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Neuroimaging study finds people who exercise more display an elevated brain response to reward

0 2 years ago

New research published in the journal Biological Psychology revealed that people who exercise more show increased brain activity when receiving an unexpected reward, specifically in the right medial orbitofrontal cortex. These findings may suggest that regular exercise alters the reward-circuit function, potentially reinforcing exercise behavior.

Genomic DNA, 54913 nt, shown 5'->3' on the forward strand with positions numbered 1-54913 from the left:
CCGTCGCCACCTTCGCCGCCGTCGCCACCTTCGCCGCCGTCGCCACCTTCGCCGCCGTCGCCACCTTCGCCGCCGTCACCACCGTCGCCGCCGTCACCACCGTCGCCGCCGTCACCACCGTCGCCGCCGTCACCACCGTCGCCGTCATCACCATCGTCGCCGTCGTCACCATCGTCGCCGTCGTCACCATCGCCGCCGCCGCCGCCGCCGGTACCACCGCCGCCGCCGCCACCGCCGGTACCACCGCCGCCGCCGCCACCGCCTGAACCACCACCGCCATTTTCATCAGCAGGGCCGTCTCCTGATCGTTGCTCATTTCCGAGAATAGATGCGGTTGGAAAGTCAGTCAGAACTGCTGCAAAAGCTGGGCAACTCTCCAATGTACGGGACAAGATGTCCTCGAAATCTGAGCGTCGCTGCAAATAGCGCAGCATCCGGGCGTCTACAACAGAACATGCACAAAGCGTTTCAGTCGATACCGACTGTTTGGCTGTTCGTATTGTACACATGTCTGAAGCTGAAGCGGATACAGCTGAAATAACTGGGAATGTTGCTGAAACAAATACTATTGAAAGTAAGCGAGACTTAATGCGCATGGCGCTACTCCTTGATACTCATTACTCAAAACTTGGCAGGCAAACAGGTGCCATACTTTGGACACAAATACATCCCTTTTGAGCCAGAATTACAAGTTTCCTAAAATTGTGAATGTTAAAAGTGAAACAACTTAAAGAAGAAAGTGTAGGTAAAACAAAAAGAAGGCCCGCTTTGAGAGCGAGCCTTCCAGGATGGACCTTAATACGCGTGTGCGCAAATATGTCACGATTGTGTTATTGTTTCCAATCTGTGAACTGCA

The physical and mental health benefits of exercise are widely known, yet finding the motivation to exercise can be a challenge. The authors of the study said that a look inside the brain may shed light on how people can be encouraged to maintain healthy exercise habits. More specifically, the dopamine reward system may play a role in motivating people to exercise, and the study authors proposed that regular exercise might alter the brain reward response.

“My background is in eating disorders research and those individuals frequently engage in very high amount of exercise. Before we explore the effects of exercise in that population, I wanted to study the relationship between exercise and brain reward processing, specifically dopamine-related reward processing,” said study author Guido K.W. Frank of the University of California, San Diego.

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